The number of points can vary due to genetic differences and the age of a plant. The first set of true leaves produce just one leaflet, and the second set typically produce three. From that point onward, each leaf usually contains between seven and nine fingers each.

Some strains and individual plants vary from this norm, producing anywhere between five and thirteen leaflets per leaf. This amount of fingers is no cause for concern, and a normal sign of a healthy plant.

However, if your mature plant starts churning out leaves with only three fingers or one finger, it could be a sign of stress. Check out the main causes of three-point leaves below, and what you can do about it.

What Can You Learn From The Number Of Leaflets?
  • Light Stress

Cannabis plants will sometimes start producing three-fingered leaves when exposed to light stress. Plants in general get quite set in their ways. They rapidly become used to their environment, and any major change can cause them to feel threatened and stressed.

If you suddenly change your light source, cannabis plants sometimes respond by producing three-fingered leaves. A sudden shift in the type of light, or the strength, can send a plant into a spin.

Whether your light broke or you’re looking to swap it out for a new one, attempt to purchase a model as similar to your old light as possible if you’re in the middle of a growing cycle.

  • Fluctuating Photoperiods

Photoperiod plants require a lengthened period of darkness to enter the flowering phase. This mimics how they react to the available sun in nature as the seasons change.

Indoors, growers need to keep their grow rooms completely dark for 12 hours per day. Even a brief light leak—as little as fifteen minutes each night—can cause cannabis plants to become stressed and react by producing three-fingered leaves.

Keep your grow tent sealed from outdoor light sources. If you’re growing in a room, you might need to put up blackout curtains or blinds to prevent streetlights from messing with your crop.

Fluctuating Photoperiods

  • Re-Vegging

Sometimes, growers choose to re-veg their plants. After harvesting some buds, they force their plants back into a vegetative state for a few weeks. This offers a few distinct advantages:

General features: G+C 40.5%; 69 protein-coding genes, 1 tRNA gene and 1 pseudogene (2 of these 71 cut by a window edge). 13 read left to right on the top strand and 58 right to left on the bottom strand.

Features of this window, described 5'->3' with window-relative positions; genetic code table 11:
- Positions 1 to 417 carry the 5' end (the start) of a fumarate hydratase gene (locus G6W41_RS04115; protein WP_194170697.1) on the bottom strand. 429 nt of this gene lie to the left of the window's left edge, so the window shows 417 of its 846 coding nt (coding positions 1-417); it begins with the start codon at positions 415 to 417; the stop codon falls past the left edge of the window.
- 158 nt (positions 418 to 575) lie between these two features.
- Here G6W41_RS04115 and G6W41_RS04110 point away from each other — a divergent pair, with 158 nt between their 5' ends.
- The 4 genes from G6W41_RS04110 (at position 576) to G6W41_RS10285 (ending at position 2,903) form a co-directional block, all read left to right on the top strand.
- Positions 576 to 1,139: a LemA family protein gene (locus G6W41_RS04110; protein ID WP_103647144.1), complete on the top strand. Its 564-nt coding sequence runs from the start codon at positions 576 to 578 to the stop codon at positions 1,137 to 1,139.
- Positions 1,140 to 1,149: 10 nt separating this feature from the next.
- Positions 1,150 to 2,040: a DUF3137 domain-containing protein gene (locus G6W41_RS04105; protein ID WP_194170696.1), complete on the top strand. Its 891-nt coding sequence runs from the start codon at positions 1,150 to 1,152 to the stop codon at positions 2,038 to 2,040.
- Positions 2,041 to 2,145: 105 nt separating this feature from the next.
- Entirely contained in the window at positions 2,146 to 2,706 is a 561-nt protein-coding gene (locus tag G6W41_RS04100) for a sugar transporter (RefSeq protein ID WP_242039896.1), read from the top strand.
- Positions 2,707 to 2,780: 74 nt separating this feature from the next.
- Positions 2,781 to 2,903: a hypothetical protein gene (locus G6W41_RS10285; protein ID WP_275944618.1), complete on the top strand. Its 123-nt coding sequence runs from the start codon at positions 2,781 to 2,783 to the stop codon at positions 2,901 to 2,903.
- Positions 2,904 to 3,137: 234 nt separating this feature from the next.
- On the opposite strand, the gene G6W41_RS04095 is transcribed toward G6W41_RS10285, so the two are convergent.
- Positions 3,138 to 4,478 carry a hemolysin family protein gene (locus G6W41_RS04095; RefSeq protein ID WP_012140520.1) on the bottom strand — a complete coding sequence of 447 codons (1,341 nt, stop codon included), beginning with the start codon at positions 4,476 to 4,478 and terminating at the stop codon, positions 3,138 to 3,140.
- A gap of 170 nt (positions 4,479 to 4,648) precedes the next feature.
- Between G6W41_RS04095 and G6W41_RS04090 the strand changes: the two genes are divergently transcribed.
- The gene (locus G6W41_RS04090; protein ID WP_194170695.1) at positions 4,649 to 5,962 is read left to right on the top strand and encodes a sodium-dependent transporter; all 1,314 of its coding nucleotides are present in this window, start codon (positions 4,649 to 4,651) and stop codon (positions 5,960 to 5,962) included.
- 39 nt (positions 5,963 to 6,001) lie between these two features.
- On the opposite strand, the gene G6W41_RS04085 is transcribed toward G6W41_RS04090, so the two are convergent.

• You can skip germination or cloning altogether
  • Plants grow back much bushier
  • You can save your harvested plant and use it for another harvest straight away

Re-vegging naturally causes some amount of stress in cannabis plants. Sometimes, they show this by producing three-fingered leaves. In such circumstances, these funky leaves are completely normal and expected.

  • Genetics

If you’ve grown various strains of cannabis, you’ll be aware of just how different some cultivars are from each other. These distinctions include taste, smell, effect, size, and shape.

Some strains are even genetically inclined to produce leaves with three leaflets. Known as “duckfoot” strains, these varieties are not inherently unhealthy, so don't worry!

  • Environmental Stress

As weed plants are sensitive to the environment, almost any variable—when taken to an extreme—can cause stress, prompting them to produce three-fingered leaves. Shifts in humidity, temperature, and other factors can cause this phenomenon to arise.

Aim to maintain the environmental conditions below to reduce the chances of three-fingered leaves.

- Temperature

Maintain these temperatures during each stage of the growing cycle:

Seedling stage: 20–25°C
Vegetative stage: 22–28°C
Flowering stage: 20–26°C

- Humidity

Shoot for these humidity levels throughout each phase:

Seedling stage: 65–70%
Vegetative stage: 40–70%
Flowering stage: 40–50%

- Watering

Watering your cannabis plants is a fine balancing act. Whereas overwatering can lead to root diseases, underwatering can cause stress and three-fingered leaves. As a general rule, water your plants once the top few centimetres of soil are completely dry. If you wait any longer, you’ll end up stressing your plants out.

Reading The Signs Of Cannabis Plant Health Issues

What sets experienced cultivators apart from beginners is the former’s ability to “read” their cannabis plants. Leaves tend to send strong signals to the cultivator, informing them about the health and well-being of the plant. In order to fix growing troubles quickly, it’s important for the cultivator to know how to read the signs.